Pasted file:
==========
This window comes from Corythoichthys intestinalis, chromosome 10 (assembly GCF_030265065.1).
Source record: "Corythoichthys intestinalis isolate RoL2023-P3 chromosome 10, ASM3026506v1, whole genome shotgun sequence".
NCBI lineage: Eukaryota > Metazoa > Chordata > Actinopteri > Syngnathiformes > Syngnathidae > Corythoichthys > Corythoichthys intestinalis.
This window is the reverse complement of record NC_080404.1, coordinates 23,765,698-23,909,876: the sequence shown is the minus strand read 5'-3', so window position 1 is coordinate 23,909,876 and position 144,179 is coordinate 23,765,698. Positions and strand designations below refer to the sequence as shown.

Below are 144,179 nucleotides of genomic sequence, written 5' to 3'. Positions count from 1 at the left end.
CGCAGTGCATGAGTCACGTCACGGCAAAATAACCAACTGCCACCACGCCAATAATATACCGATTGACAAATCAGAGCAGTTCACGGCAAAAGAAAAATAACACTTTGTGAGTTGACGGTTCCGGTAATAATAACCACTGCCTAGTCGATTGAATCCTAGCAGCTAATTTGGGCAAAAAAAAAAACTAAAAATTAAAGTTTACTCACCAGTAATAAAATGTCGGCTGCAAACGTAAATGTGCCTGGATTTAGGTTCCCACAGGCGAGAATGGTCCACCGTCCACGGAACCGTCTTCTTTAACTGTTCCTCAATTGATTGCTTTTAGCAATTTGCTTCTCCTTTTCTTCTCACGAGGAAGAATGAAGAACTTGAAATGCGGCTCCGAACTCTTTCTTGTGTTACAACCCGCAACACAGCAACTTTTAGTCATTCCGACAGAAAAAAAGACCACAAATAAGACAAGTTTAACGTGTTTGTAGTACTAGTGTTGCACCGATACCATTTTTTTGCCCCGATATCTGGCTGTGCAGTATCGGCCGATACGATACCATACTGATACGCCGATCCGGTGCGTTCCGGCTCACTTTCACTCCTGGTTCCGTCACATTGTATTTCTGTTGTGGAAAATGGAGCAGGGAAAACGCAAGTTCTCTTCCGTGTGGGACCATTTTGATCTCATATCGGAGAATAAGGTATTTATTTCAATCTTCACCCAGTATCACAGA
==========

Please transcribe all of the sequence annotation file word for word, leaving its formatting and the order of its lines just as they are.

This window comes from Corythoichthys intestinalis, chromosome 10 (assembly GCF_030265065.1).
Source record: "Corythoichthys intestinalis isolate RoL2023-P3 chromosome 10, ASM3026506v1, whole genome shotgun sequence".
NCBI lineage: Eukaryota > Metazoa > Chordata > Actinopteri > Syngnathiformes > Syngnathidae > Corythoichthys > Corythoichthys intestinalis.
This window is the reverse complement of record NC_080404.1, coordinates 23,765,698-23,909,876: the sequence shown is the minus strand read 5'-3', so window position 1 is coordinate 23,909,876 and position 144,179 is coordinate 23,765,698. Positions and strand designations below refer to the sequence as shown.

Below are 144,179 nucleotides of genomic sequence, written 5' to 3'. Positions count from 1 at the left end.
CGCAGTGCATGAGTCACGTCACGGCAAAATAACCAACTGCCACCACGCCAATAATATACCGATTGACAAATCAGAGCAGTTCACGGCAAAAGAAAAATAACACTTTGTGAGTTGACGGTTCCGGTAATAATAACCACTGCCTAGTCGATTGAATCCTAGCAGCTAATTTGGGCAAAAAAAAAAACTAAAAATTAAAGTTTACTCACCAGTAATAAAATGTCGGCTGCAAACGTAAATGTGCCTGGATTTAGGTTCCCACAGGCGAGAATGGTCCACCGTCCACGGAACCGTCTTCTTTAACTGTTCCTCAATTGATTGCTTTTAGCAATTTGCTTCTCCTTTTCTTCTCACGAGGAAGAATGAAGAACTTGAAATGCGGCTCCGAACTCTTTCTTGTGTTACAACCCGCAACACAGCAACTTTTAGTCATTCCGACAGAAAAAAAGACCACAAATAAGACAAGTTTAACGTGTTTGTAGTACTAGTGTTGCACCGATACCATTTTTTTGCCCCGATATCTGGCTGTGCAGTATCGGCCGATACGATACCATACTGATACGCCGATCCGGTGCGTTCCGGCTCACTTTCACTCCTGGTTCCGTCACATTGTATTTCTGTTGTGGAAAATGGAGCAGGGAAAACGCAAGTTCTCTTCCGTGTGGGACCATTTTGATCTCATATCGGAGAATAAGGTATTTATTTCAATCTTCACCCAGTATCACAGA